Barbara J Starmans
  • Extraordinary Rape at the Stepney Toll House On the evening of 27 July 1827, 23-year-old Susannah Poole left her sister’s house at 3 Caroline Street near Commercial Road at about quarter to ten. Susannah had been living with her sister, Ann Elizabeth Parker, for about five months, ever since leaving the service of her last employer in Hackney. That night, Susannah had […] No responses 12 min read April 8, 2018
  • Pedlars Tinkers and Hawkers From the feather man who went from town to town, cleaning bedding made of feathers, to the cat-meat men who fed the felines of London, to the rag and bone men who were some of the first recyclers, it was an eclectic group of people who made their living as pedlars, tinkers and hawkers in […] No responses 13 min read March 18, 2018
  • The Mysterious Christmas Card from the Isle of Wight Tucked away in Tyler Jacques’ family memorabilia was a yellowed Christmas card from the Isle of Wight dated 1932. The card was from Mr and Mrs H L Williams and had an embossed address of 75 Church Street, Ryde, Isle of Wight in the bottom left-hand corner but no one in the family knew who […] No responses 28 min read February 20, 2018
  • Death in the Time of Cholera Symptoms of Cholera: thirst, sunken features, blueness in the extremities, and rice watered stools. What is generally considered the first cholera pandemic began in Bengal in about 1816, spreading through India, China and Indonesia through the next decade. In 1831, a second pandemic of cholera began in Russia and then spread throughout Europe. In 1832, it […] 7 responses 23 min read November 5, 2017
  • Wanted in Waterford The O’Hare family lived in Waterford City, a town built on the bank of the Suir River, in the south-east of Ireland. Michael and Mary O’Hare had four known children. Cornelius was the oldest, born in about 1847 and was said to have a murderous temper although he stood only 5 feet 5-1/2 inches tall. […] No responses 30 min read October 1, 2017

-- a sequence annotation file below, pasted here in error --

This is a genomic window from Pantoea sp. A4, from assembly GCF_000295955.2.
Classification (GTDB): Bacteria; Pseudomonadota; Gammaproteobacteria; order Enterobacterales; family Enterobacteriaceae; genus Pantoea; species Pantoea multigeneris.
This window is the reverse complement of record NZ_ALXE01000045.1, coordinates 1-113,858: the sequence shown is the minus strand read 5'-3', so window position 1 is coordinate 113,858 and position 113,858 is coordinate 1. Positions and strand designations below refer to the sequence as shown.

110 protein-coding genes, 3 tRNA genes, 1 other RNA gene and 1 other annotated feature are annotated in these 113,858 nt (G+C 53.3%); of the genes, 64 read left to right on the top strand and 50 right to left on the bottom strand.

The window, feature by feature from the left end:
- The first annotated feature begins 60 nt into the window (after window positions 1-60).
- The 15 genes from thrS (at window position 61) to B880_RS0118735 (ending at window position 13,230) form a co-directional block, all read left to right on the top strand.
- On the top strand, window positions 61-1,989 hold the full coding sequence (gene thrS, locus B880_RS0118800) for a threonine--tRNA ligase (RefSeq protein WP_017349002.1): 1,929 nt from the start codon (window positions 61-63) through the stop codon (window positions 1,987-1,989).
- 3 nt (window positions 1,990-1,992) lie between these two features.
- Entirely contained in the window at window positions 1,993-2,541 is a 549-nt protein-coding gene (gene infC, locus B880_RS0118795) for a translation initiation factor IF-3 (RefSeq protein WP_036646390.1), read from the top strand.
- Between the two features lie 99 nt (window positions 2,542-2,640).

• Murderer Weds Victim’s Daughter On the afternoon of Sunday, November 24, 1895, in a jealous rage, William Royce shot his former lover, Nellie Patton, killing her with two shots. Nellie, a divorcee who had recently left Royce for a bartender by the name of Walsh, was living in a house of assignation in Sioux City run by Billy Nead. […] One response 8 min read August 20, 2017
  • The Past and the Present What is perhaps the biggest challenge for social historians is to wrap our heads around the continuum of time: around the past and the present. We study the past even as we live in the present and we struggle to imagine what it was like when our ancestors walked the earth. Think about that for […] 4 responses 13 min read August 7, 2017
  • An Imaginary Conversation with my Great-Great-Grandfather Having recently discovered the secret to mind-travelling back through time, I’ve journeyed to Sheffield to have an imaginary conversation with my great-great-grandfather. Today is Sunday, 2 April 1871 and I’m sitting in the kitchen at the Don Brewery Yard House in Sheffield with John Blanchard Savage and his wife, Elizabeth. The house is located at the junction of […] No responses 10 min read July 2, 2017
  • Breach of Promise Julia McEvers Julia McEvers was the youngest child of Mary Frances Bourke and John Francis McEvers, a Doctor of Medicine of Camden Place in the City of Cork. Julia was baptised on 19 October 1856 at St Mary’s Church in Cork. Her mother passed away not long after she was born and she was raised by her […] No responses 15 min read June 4, 2017
  • CSI – The Prologue Journey back only a short time in history, when esteemed judges and assembled juries had only the testimony of witnesses and sometimes the coerced confessions of the accused to rely on, and there can be little doubt that every now and then innocent parties were executed, and the guilty went free. These were the days […] No responses 15 min read May 21, 2017